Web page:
America's Favorite Regional Condiments, Sauces And More

Humans have a natural appetite for finding ways of making foods more flavorful. Today, while grocery stores have dedicated aisles and kitchens have dedicated cabinets, sauces and condiments haven't always been widely available. According to My Sauces, sauce can be traced back to a 200 A.D. Roman recipe book called "De re coladora" by Marcus Gavius Apicius. The sauce they used at the time was called garum, and it consisted of sun-fermented fish intestines seasoned with spices like cumin, cardamom, coriander, and honey, along with perfume and flower petals. 

Nowadays it's hard to imagine a hot dog without ketchup or a hamburger without mayo. Like the Romans, many civilizations have braved the bland so that we can drench our food in savory, sweet, and everything in between. Despite their place in the world, each inventor was led by an insatiable hunger for tastiness. Endlessly versatile, aside from familiar sauces and condiments, there are lots of unique flavors in cities across America that you may have never had the pleasure of experiencing. From the South's penchant for barbecues to the Midwest's love for vinegary sauces, you'll find no shortage of styles to try. To help you on your tour of "Sauceville," we've put together a list of American sauces and condiments popular in different regions.

Buffalo Sauce - New York

This iconic bar staple and Sunday football go-to finds roots in the city it's named after, Buffalo, New York. Long after it became a classic wing sauce, it was believed to have been invented by Frank and Terassa Bellisimo, owners of the local establishment "Anchor Bar." In 1972, articles from the Associated Press and The New Yorker helped to establish them as the creators of buffalo wings. 

Ironically, The New Yorker also interviewed another man named John Young, who contested the couple's claim. Only in the past twenty or so years did food historians discover that Young was telling the truth. Young is the owner of Wings and Things, which was opened in 1962 and was located only a mile away from Anchor Bar. In the interview, he revealed that Mr. Bellisimo used to come by and eat his wings all the time. Buffalo wing sauce is a fairly simple recipe made with hot sauce, apple cider vinegar, Worcestershire sauce, and unsalted butter, but it's grown to become an American staple.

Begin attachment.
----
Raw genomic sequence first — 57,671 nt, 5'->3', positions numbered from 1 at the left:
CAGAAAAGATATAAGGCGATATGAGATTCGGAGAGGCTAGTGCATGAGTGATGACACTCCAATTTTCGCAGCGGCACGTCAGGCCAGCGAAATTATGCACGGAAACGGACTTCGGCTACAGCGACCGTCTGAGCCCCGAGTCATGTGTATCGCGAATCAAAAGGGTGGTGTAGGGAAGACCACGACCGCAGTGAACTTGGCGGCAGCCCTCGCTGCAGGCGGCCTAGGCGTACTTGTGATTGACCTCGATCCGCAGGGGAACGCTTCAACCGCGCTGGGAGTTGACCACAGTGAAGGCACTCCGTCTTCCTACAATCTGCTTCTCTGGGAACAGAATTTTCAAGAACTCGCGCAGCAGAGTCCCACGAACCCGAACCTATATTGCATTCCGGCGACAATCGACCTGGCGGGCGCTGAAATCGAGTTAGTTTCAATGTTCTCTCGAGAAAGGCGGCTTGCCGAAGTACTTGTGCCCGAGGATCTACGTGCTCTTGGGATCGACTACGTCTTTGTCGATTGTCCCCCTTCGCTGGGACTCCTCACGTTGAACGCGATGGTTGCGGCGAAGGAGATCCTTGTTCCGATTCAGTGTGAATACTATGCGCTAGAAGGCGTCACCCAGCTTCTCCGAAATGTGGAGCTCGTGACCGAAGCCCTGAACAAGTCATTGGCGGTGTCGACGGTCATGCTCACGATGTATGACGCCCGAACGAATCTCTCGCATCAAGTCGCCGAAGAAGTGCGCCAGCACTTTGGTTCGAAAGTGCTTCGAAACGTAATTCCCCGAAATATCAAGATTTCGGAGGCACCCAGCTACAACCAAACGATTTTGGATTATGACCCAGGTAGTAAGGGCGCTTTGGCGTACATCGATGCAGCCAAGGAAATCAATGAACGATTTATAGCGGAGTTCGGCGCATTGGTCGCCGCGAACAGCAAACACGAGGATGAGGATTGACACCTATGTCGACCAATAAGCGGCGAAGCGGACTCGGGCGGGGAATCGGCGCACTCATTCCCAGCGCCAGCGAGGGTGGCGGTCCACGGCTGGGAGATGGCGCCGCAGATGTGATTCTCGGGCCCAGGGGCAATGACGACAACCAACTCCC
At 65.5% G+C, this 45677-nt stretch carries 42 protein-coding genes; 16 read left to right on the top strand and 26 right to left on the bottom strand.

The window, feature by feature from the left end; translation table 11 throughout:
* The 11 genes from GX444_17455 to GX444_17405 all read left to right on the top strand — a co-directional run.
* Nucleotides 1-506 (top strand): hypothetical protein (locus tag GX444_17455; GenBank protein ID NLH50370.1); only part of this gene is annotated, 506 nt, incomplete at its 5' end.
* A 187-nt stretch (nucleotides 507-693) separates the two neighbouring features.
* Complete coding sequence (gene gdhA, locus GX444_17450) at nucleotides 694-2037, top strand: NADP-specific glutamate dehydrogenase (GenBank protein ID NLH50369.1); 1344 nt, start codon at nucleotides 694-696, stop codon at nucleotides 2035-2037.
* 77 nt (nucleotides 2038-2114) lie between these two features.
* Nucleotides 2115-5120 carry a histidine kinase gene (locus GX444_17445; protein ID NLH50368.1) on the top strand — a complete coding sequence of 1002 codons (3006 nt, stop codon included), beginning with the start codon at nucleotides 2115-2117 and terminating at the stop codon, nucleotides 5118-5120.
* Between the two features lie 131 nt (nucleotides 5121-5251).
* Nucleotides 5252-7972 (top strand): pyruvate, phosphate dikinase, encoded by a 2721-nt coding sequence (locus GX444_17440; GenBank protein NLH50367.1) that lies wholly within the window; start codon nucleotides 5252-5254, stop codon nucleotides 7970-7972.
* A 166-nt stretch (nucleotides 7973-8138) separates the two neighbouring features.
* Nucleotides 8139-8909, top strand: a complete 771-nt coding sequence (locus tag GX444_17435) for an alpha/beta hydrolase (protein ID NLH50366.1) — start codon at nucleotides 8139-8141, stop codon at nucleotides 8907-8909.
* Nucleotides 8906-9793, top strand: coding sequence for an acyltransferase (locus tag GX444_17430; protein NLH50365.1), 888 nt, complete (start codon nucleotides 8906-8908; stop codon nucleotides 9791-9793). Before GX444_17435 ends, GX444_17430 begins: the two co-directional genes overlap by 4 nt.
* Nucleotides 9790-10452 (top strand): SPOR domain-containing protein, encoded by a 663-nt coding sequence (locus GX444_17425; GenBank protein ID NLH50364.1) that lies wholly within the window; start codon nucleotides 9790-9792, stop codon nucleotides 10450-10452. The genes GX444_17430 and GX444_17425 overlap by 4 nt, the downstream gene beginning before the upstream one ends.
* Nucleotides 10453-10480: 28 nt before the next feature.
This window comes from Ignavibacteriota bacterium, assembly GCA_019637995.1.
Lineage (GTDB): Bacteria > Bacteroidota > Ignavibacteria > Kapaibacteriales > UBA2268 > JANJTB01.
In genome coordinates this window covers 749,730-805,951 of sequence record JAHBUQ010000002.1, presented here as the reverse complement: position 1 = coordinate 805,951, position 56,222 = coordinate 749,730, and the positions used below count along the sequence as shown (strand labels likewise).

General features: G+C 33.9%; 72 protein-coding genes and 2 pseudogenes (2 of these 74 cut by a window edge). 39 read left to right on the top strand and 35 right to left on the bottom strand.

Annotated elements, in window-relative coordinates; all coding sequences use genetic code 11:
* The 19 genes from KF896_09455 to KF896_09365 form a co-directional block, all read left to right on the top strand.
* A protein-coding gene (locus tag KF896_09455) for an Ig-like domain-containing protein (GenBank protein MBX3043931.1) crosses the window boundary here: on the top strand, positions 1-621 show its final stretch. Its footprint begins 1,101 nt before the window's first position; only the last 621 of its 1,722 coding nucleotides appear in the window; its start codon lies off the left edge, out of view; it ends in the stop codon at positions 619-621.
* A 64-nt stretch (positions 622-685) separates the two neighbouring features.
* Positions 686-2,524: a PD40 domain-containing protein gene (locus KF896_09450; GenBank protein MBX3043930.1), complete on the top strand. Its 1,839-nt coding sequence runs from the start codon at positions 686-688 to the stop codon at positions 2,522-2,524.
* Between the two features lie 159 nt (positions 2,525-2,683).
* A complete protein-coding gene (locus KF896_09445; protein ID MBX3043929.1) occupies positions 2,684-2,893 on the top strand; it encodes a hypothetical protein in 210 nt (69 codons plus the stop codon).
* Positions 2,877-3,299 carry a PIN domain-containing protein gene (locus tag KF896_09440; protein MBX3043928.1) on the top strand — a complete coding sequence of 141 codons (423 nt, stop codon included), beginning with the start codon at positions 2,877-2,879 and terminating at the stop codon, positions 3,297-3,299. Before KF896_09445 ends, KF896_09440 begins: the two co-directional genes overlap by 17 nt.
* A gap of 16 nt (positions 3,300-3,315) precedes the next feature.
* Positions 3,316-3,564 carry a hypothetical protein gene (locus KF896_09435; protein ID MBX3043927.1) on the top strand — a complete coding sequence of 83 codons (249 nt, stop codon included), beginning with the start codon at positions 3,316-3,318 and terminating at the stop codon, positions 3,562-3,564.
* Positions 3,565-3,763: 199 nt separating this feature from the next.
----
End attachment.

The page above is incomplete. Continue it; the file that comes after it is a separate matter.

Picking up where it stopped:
White Sauce - Alabama

Although barbecue sauce is most often tomato-based, Alabama puts its own special spin on the classic condiment. Called Alabama "white sauce," it's made using mayonnaise and vinegar, along with Dijon mustard, Worcestershire sauce, garlic, onion powder, cayenne, black pepper, and a pinch of salt. Locally people enjoy their barbecue favorites lathered on or dipped. 

Tangy and savory, Alabama white sauce is a super versatile condiment that can top fried foods, sandwiches, and potato salad and can even be used as a salad dressing. The best part about this Alabaman condiment is that it only takes five minutes to prepare.

Yellow Mustard BBQ Sauce - South Carolina

Odds are you're no stranger to yellow mustard. Well, in South Carolina, yellow mustard is transformed into a tangy-flavored barbecue sauce. It's given a touch of sweetness with brown sugar or honey and a punch of zest with apple cider vinegar and black pepper. A local favorite, when South Carolina barbecue sauce is slathered atop chicken or pork, it becomes a succulent affair. 

To give you an example of how deep the passion for barbecue runs there, according to The South Carolina Barbecue Association, it's "where the art of barbecue was invented and where it is still practiced in both its purest tradition and its most diverse styles." Don't know about you, but that sure sounds like they know their barbecue!

Huli Huli Sauce - Hawaii

From large luau's to roadside stands, barbecue plays a pivotal role in Hawaii. As a melting pot of Asian cultures, the food is a fusion of flavors, making its barbecue uniquely regional. Whereas luaus are popularly known for having elaborate platters, another common source for delicious barbecue is the island's countless huli huli carts.